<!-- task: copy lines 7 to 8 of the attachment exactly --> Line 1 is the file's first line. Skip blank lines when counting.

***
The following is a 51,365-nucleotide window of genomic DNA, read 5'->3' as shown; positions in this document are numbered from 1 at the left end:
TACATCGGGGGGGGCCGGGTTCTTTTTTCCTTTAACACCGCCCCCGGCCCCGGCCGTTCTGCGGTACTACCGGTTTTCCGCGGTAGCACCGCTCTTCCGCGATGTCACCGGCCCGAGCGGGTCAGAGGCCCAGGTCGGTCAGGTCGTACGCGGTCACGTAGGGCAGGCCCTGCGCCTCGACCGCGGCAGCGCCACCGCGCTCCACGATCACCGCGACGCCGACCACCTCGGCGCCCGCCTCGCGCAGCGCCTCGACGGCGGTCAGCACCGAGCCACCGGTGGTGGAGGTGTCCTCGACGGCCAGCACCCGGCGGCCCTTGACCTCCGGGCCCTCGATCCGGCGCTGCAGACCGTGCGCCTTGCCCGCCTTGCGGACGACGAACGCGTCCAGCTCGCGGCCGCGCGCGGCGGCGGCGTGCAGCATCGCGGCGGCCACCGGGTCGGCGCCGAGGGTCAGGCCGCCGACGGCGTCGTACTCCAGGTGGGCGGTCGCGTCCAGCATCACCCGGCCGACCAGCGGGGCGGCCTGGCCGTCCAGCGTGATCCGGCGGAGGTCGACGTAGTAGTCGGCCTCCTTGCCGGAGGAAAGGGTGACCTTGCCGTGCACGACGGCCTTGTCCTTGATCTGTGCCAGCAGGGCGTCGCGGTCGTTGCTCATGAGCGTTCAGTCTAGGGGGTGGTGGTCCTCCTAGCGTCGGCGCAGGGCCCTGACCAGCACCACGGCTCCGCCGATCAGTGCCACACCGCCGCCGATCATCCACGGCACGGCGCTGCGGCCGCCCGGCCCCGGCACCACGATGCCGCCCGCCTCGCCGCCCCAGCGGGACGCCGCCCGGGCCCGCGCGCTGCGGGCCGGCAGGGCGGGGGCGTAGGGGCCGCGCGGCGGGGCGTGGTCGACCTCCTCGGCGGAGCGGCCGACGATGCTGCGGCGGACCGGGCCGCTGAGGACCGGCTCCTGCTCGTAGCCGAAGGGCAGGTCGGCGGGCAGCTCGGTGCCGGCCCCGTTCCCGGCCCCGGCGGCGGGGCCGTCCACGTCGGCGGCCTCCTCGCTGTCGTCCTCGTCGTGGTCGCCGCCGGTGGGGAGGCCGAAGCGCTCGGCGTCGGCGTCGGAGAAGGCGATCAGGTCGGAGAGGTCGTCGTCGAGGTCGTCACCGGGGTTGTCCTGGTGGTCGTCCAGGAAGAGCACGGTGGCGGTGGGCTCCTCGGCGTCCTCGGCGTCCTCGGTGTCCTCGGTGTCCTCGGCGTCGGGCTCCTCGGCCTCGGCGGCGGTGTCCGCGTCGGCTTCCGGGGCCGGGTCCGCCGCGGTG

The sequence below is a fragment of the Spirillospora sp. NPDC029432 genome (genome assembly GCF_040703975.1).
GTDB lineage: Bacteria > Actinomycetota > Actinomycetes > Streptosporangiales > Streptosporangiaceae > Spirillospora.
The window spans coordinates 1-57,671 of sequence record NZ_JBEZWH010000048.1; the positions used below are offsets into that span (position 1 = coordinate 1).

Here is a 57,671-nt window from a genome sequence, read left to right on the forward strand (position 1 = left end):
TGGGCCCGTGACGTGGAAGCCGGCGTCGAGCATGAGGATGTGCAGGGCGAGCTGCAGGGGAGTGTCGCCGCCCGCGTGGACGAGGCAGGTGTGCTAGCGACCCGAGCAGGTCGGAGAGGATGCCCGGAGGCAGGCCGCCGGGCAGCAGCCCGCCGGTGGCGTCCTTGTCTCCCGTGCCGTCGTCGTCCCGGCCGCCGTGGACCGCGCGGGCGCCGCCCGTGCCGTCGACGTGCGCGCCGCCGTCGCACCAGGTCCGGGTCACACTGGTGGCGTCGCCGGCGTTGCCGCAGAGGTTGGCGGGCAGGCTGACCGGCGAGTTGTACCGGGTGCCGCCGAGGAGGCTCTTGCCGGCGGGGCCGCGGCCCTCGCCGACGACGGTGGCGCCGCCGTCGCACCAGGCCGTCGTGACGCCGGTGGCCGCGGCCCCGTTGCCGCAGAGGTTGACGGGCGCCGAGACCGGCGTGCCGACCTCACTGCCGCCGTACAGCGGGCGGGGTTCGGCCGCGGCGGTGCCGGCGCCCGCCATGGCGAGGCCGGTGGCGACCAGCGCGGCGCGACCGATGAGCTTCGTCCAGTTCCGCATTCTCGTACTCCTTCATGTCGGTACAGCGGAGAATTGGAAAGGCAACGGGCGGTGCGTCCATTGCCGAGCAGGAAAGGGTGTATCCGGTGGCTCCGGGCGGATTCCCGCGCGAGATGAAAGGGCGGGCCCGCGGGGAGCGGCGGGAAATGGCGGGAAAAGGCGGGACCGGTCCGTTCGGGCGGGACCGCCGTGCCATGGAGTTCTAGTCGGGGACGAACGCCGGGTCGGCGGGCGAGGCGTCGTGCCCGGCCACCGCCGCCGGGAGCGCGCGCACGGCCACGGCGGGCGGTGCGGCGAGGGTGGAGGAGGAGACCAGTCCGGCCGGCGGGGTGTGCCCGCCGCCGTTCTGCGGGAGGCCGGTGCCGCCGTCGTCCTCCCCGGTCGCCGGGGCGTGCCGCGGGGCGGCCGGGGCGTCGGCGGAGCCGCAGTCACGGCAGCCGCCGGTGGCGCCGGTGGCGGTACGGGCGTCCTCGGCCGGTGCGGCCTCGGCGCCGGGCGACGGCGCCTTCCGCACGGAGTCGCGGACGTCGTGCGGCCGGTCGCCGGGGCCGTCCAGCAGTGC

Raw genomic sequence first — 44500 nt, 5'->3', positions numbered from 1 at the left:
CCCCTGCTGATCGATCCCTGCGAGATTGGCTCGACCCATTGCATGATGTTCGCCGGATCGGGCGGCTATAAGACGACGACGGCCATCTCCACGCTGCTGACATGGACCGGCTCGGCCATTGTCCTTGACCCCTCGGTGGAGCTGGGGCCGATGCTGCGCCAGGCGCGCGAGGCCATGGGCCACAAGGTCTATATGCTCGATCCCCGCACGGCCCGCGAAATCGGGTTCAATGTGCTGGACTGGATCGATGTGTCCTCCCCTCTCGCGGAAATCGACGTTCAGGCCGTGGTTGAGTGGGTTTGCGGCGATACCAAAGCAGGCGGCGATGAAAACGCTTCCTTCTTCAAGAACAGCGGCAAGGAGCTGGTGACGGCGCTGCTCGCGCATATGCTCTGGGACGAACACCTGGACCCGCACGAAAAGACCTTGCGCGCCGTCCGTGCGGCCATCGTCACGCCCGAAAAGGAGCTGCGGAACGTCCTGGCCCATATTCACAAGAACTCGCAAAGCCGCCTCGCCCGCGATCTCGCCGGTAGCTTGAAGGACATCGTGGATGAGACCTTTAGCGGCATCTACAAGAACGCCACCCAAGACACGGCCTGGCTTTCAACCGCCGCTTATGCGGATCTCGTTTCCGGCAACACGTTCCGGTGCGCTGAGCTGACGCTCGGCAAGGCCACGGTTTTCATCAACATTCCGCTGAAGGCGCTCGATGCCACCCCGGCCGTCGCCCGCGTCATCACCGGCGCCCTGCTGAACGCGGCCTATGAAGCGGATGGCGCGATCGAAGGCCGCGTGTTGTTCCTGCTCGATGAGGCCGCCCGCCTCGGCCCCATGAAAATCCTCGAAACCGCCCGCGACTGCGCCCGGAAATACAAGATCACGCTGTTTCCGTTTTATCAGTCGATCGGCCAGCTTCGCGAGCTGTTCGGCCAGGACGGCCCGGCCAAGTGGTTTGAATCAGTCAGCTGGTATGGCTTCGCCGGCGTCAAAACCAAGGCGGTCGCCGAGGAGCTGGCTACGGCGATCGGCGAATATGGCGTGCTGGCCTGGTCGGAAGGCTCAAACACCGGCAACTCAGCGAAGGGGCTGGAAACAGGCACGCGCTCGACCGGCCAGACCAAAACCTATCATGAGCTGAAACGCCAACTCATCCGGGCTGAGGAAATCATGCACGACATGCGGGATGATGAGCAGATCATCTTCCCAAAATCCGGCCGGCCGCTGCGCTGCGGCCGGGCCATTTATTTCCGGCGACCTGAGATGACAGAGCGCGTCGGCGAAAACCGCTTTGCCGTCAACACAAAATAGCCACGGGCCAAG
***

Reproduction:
TGGGCCCGTGACGTGGAAGCCGGCGTCGAGCATGAGGATGTGCAGGGCGAGCTGCAGGGGAGTGTCGCCGCCCGCGTGGACGAGGCAGGTGTGCTAGCGACCCGAGCAGGTCGGAGAGGATGCCCGGAGGCAGGCCGCCGGGCAGCAGCCCGCCGGTGGCGTCCTTGTCTCCCGTGCCGTCGTCGTCCCGGCCGCCGTGGACCGCGCGGGCGCCGCCCGTGCCGTCGACGTGCGCGCCGCCGTCGCACCAGGTCCGGGTCACACTGGTGGCGTCGCCGGCGTTGCCGCAGAGGTTGGCGGGCAGGCTGACCGGCGAGTTGTACCGGGTGCCGCCGAGGAGGCTCTTGCCGGCGGGGCCGCGGCCCTCGCCGACGACGGTGGCGCCGCCGTCGCACCAGGCCGTCGTGACGCCGGTGGCCGCGGCCCCGTTGCCGCAGAGGTTGACGGGCGCCGAGACCGGCGTGCCGACCTCACTGCCGCCGTACAGCGGGCGGGGTTCGGCCGCGGCGGTGCCGGCGCCCGCCATGGCGAGGCCGGTGGCGACCAGCGCGGCGCGACCGATGAGCTTCGTCCAGTTCCGCATTCTCGTACTCCTTCATGTCGGTACAGCGGAGAATTGGAAAGGCAACGGGCGGTGCGTCCATTGCCGAGCAGGAAAGGGTGTATCCGGTGGCTCCGGGCGGATTCCCGCGCGAGATGAAAGGGCGGGCCCGCGGGGAGCGGCGGGAAATGGCGGGAAAAGGCGGGACCGGTCCGTTCGGGCGGGACCGCCGTGCCATGGAGTTCTAGTCGGGGACGAACGCCGGGTCGGCGGGCGAGGCGTCGTGCCCGGCCACCGCCGCCGGGAGCGCGCGCACGGCCACGGCGGGCGGTGCGGCGAGGGTGGAGGAGGAGACCAGTCCGGCCGGCGGGGTGTGCCCGCCGCCGTTCTGCGGGAGGCCGGTGCCGCCGTCGTCCTCCCCGGTCGCCGGGGCGTGCCGCGGGGCGGCCGGGGCGTCGGCGGAGCCGCAGTCACGGCAGCCGCCGGTGGCGCCGGTGGCGGTACGGGCGTCCTCGGCCGGTGCGGCCTCGGCGCCGGGCGACGGCGCCTTCCGCACGGAGTCGCGGACGTCGTGCGGCCGGTCGCCGGGGCCGTCCAGCAGTGC

Raw genomic sequence first — 44500 nt, 5'->3', positions numbered from 1 at the left: